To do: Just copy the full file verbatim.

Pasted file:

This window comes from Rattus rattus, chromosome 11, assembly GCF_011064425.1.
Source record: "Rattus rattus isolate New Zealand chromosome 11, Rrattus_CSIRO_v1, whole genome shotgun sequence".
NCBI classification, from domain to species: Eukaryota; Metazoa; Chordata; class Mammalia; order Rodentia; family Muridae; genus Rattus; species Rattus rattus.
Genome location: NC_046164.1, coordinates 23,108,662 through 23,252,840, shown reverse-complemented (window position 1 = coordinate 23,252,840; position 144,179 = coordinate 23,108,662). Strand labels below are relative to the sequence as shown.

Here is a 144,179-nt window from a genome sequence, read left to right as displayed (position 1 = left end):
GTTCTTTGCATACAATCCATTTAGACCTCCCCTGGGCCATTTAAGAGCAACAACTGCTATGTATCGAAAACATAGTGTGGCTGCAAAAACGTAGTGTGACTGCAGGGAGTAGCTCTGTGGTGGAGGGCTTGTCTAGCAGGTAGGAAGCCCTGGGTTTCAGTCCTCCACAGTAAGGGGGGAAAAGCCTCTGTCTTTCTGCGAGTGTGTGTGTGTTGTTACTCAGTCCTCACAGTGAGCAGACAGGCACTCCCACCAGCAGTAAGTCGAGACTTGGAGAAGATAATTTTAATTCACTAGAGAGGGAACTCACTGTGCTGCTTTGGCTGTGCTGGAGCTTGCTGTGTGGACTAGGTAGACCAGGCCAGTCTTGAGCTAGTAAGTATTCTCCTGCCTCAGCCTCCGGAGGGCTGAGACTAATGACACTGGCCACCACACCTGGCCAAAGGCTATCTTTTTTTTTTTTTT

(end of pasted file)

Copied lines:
This window comes from Rattus rattus, chromosome 11, assembly GCF_011064425.1.
Source record: "Rattus rattus isolate New Zealand chromosome 11, Rrattus_CSIRO_v1, whole genome shotgun sequence".
NCBI classification, from domain to species: Eukaryota; Metazoa; Chordata; class Mammalia; order Rodentia; family Muridae; genus Rattus; species Rattus rattus.
Genome location: NC_046164.1, coordinates 23,108,662 through 23,252,840, shown reverse-complemented (window position 1 = coordinate 23,252,840; position 144,179 = coordinate 23,108,662). Strand labels below are relative to the sequence as shown.

Here is a 144,179-nt window from a genome sequence, read left to right as displayed (position 1 = left end):
GTTCTTTGCATACAATCCATTTAGACCTCCCCTGGGCCATTTAAGAGCAACAACTGCTATGTATCGAAAACATAGTGTGGCTGCAAAAACGTAGTGTGACTGCAGGGAGTAGCTCTGTGGTGGAGGGCTTGTCTAGCAGGTAGGAAGCCCTGGGTTTCAGTCCTCCACAGTAAGGGGGGAAAAGCCTCTGTCTTTCTGCGAGTGTGTGTGTGTTGTTACTCAGTCCTCACAGTGAGCAGACAGGCACTCCCACCAGCAGTAAGTCGAGACTTGGAGAAGATAATTTTAATTCACTAGAGAGGGAACTCACTGTGCTGCTTTGGCTGTGCTGGAGCTTGCTGTGTGGACTAGGTAGACCAGGCCAGTCTTGAGCTAGTAAGTATTCTCCTGCCTCAGCCTCCGGAGGGCTGAGACTAATGACACTGGCCACCACACCTGGCCAAAGGCTATCTTTTTTTTTTTTTT